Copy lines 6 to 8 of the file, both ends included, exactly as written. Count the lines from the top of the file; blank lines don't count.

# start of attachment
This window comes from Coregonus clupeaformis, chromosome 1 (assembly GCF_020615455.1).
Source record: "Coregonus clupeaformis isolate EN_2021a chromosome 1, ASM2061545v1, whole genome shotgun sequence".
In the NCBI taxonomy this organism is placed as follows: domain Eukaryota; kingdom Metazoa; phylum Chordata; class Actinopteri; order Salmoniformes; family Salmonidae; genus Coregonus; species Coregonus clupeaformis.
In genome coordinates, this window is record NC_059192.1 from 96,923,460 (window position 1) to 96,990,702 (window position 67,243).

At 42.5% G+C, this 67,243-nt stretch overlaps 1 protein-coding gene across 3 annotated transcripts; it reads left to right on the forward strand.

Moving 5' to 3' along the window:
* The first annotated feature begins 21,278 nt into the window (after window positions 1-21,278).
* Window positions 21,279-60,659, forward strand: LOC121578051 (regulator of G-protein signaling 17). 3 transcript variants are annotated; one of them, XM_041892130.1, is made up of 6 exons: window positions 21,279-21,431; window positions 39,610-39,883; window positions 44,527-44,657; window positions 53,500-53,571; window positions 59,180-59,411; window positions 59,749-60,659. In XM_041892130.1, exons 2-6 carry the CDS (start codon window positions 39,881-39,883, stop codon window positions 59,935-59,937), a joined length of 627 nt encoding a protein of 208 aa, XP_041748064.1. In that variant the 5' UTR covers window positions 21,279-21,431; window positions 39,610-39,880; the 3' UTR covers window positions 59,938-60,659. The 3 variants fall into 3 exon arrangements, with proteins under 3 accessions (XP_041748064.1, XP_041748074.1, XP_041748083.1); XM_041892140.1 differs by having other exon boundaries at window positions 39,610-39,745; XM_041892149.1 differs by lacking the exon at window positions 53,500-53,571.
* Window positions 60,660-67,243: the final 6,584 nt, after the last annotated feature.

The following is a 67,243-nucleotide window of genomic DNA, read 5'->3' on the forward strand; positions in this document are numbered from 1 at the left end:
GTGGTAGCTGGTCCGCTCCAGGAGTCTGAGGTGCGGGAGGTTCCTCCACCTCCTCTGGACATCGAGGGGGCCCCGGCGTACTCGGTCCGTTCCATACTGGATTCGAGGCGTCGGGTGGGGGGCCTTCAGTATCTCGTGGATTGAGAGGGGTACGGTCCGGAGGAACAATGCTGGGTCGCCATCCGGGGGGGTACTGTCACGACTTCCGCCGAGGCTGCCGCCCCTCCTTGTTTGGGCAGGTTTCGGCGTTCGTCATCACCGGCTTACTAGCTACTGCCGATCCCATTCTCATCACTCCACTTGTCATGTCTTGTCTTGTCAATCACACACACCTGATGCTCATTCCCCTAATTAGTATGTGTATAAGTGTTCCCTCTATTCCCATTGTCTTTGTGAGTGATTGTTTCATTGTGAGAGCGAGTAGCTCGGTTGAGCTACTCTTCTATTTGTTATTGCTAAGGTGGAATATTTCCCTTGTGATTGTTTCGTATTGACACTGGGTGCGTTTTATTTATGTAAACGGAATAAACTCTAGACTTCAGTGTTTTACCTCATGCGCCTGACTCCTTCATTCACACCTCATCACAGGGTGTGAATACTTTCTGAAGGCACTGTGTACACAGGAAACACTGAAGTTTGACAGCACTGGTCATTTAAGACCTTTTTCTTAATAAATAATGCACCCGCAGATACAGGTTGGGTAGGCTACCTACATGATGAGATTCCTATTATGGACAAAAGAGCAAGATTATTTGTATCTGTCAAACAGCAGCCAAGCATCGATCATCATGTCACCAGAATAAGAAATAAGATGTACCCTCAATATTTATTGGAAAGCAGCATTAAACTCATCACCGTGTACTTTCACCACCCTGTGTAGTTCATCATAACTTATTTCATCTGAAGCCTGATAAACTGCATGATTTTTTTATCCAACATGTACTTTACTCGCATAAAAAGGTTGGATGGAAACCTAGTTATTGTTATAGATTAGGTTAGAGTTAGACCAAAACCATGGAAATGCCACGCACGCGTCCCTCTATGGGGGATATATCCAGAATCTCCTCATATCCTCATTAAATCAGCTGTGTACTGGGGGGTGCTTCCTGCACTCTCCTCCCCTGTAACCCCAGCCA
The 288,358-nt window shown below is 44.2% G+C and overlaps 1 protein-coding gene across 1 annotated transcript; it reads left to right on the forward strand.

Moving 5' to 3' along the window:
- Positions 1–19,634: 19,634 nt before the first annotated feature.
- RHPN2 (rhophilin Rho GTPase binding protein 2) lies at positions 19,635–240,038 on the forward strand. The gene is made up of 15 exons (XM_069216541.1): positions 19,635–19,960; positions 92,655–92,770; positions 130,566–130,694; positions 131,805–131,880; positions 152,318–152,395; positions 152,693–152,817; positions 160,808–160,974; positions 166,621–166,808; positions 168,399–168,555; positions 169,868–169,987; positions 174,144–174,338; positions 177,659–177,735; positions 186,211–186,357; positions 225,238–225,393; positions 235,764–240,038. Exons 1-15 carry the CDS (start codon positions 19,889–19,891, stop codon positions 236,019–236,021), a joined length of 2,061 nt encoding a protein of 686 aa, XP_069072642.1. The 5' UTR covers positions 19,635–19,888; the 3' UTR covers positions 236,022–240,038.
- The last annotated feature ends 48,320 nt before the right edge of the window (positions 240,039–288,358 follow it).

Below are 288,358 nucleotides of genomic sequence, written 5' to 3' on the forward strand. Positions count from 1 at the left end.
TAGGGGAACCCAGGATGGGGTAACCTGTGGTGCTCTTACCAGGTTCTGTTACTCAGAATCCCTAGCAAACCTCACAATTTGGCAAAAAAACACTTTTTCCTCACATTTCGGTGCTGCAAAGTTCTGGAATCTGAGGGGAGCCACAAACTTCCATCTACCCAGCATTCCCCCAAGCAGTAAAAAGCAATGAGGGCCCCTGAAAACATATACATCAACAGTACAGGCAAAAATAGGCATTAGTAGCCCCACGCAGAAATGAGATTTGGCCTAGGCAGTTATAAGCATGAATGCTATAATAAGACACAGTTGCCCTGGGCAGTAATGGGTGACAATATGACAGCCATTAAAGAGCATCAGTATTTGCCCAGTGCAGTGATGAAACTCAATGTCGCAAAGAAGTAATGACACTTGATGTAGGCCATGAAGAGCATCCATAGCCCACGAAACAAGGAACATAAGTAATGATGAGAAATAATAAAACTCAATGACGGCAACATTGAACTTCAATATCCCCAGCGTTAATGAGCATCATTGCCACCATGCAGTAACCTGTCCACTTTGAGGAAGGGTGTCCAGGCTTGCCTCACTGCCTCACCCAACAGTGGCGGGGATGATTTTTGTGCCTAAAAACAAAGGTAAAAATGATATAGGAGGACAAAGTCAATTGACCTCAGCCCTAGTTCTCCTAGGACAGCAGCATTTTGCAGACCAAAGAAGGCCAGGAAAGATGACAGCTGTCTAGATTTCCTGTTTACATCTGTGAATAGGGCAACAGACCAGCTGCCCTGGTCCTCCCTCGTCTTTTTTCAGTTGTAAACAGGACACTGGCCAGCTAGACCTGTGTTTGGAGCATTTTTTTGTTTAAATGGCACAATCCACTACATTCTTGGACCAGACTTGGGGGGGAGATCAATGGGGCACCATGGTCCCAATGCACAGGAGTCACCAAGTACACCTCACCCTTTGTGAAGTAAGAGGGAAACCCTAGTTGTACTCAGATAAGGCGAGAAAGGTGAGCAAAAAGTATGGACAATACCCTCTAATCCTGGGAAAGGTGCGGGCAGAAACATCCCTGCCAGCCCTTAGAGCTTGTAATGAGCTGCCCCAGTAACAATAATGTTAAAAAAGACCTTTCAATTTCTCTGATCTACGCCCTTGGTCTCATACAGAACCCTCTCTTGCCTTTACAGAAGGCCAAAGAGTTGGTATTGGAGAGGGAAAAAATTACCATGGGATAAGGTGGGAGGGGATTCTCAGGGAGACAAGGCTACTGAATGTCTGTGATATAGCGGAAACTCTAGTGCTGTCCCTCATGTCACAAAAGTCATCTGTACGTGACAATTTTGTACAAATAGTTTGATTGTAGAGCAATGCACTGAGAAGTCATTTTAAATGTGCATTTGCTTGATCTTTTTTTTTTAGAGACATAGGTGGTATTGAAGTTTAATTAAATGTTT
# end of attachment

Moving 5' to 3' along the window:
* The first annotated feature begins 21,278 nt into the window (after window positions 1-21,278).
* Window positions 21,279-60,659, forward strand: LOC121578051 (regulator of G-protein signaling 17). 3 transcript variants are annotated; one of them, XM_041892130.1, is made up of 6 exons: window positions 21,279-21,431; window positions 39,610-39,883; window positions 44,527-44,657; window positions 53,500-53,571; window positions 59,180-59,411; window positions 59,749-60,659. In XM_041892130.1, exons 2-6 carry the CDS (start codon window positions 39,881-39,883, stop codon window positions 59,935-59,937), a joined length of 627 nt encoding a protein of 208 aa, XP_041748064.1. In that variant the 5' UTR covers window positions 21,279-21,431; window positions 39,610-39,880; the 3' UTR covers window positions 59,938-60,659. The 3 variants fall into 3 exon arrangements, with proteins under 3 accessions (XP_041748064.1, XP_041748074.1, XP_041748083.1); XM_041892140.1 differs by having other exon boundaries at window positions 39,610-39,745; XM_041892149.1 differs by lacking the exon at window positions 53,500-53,571.